15. Functional organization of an Mbp enhancer exposes striking transcriptional regulatory diversity within myelinating glia.

    PubMed

    Dionne, Nancy; Dib, Samar; Finsen, Bente; Denarier, Eric; Kuhlmann, Tanja; Drouin, Régen; Kokoeva, Maia; Hudson, Thomas J; Siminovitch, Kathy; Friedman, Hana C; Peterson, Alan C

    2016-01-01

    In mammals, large caliber axons are ensheathed by myelin, a glial specialization supporting axon integrity and conferring accelerated and energy-efficient action potential conduction. Myelin basic protein (MBP) is required for normal myelin elaboration with maximal mbp transcription in oligodendrocytes requiring the upstream M3 enhancer. To further characterize the mechanism regulating mbp transcription, we defined M3 structure/function relationships by evaluating its evolutionary conservation, DNA footprints and the developmental programing conferred in mice by M3 derivatives. Multiple M3 regulatory element combinations were found to drive expression in oligodendrocytes and Schwann cells with a minimal 129 bp sequence conferring expression in oligodendrocytes throughout myelin elaboration, maintenance and repair. Unexpectedly, M3 derivatives conferred markedly different spatial and temporal expression programs thus illuminating striking transcriptional heterogeneity within post-mitotic oligodendrocytes. Finally, one M3 derivative engaged only during primary myelination, not during adult remyelination, demonstrating that transcriptional regulation in the two states is not equivalent. PMID:26507463

  16. Can repeated fertilizer applications to young Norway spruce enhance avian diversity in intensively managed forests?

    PubMed

    Edenius, Lars; Mikusiński, Grzegorz; Bergh, Johan

    2011-07-01

    Repeated fertilization of forests to increase biomass production is an environmentally controversial proposal, the effects of which we assessed on breeding birds in stands of young Norway spruce (Picea abies), in an intensively managed forest area in southern Sweden. Our results show that fertilized stands had 38% more species and 21% more individuals than unfertilized stands. Compared with stands under traditional management, the further intensification of forestry by repeated applications of fertilizers thus seemed to enhance species richness and abundance of forest birds. We cannot conclude at this stage whether the response in the bird community was caused by changes in food resources or increased structural complexity in the forest canopy due to the skid roads used for the application of the fertilizers. Future studies should focus on structural and compositional effects of fertilization processes during the entire rotation period and at assessing its effects in a landscape PMID:21848140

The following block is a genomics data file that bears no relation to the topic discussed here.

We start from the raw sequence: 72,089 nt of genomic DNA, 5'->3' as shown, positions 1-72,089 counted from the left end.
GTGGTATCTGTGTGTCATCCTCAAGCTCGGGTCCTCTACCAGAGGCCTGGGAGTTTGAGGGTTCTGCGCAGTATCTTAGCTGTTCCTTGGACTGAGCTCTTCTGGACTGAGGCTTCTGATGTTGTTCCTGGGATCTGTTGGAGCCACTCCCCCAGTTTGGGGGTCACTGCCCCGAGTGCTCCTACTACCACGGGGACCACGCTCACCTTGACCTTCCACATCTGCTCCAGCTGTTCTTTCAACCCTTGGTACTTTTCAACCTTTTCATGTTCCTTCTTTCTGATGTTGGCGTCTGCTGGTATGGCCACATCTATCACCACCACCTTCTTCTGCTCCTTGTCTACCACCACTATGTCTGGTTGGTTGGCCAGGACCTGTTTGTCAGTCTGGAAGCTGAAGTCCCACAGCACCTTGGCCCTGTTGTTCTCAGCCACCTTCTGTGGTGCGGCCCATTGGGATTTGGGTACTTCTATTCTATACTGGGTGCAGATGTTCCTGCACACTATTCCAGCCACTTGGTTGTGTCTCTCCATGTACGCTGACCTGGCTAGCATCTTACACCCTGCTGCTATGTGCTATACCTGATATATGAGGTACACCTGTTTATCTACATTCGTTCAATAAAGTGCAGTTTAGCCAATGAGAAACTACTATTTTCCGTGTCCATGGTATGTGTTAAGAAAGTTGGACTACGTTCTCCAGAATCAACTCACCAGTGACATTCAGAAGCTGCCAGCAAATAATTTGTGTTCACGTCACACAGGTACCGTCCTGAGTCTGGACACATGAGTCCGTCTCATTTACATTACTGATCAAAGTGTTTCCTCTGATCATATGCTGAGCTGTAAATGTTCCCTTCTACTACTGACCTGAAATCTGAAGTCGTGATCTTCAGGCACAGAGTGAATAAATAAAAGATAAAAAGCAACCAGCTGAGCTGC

17. [What perspectives for cognitive remediation in schizophrenia?].

    PubMed

    Correard, N; Mazzola-Pomietto, P; Elissalde, S-N; Viglianese-Salmon, N; Fakra, E; Azorin, J-M

    2011-12-01

    Cognitive deficits are routinely evident in schizophrenia, and are of sufficient magnitude to influence functional outcomes in work, social functioning and illness management. Cognitive remediation is an evidenced-based non-pharmacological treatment for the neurocognitive deficits seen in schizophrenia. Narrowly defined, cognitive remediation is a set of cognitive drills or compensatory interventions designed to enhance cognitive functioning, but from the vantage of the psychiatric rehabilitation field, cognitive remediation is a therapy which engages the patient in learning activities that enhance the neurocognitive skills relevant to their chosen recovery goals. Cognitive remediation programs vary in the extent to which they reflect these narrow or broader perspectives but a metaanalytic study reports moderate range effect sizes on cognitive test performance, and daily functioning. Reciprocal interactions between baseline ability level, the type of instructional techniques used, and motivation provide some explanatory power for the heterogeneity in patient response to cognitive remediation. Recent studies indicate that intrinsic motivation mediates the relationship between neurocognition and functional outcomes. Results of these studies suggest that intrinsic motivation should be a viable treatment target in cognitive remediation intervention. In this perspective, NEAR (Neuropsychological Educational Approach to Remediation) program was created to enhance intrinsic motivation by employing more engaging and interesting software packages for cognitive practice, involving consumers in choosing the focus of training and having the NEAR leader serve as a coach to engage the consumers in active guidance of their own treatment program. PMID:22212847

  18. Evolution of Newcastle Disease Virus Quasispecies Diversity and Enhanced Virulence after Passage through Chicken Air Sacs

    PubMed Central

    Meng, Chunchun; Qiu, Xusheng; Yu, Shengqing; Li, Chuanfeng; Sun, Yingjie; Chen, Zongyan; Liu, Kaichun; Zhang, Xiangle; Tan, Lei; Song, Cuiping; Liu, Guangqing

    2015-01-01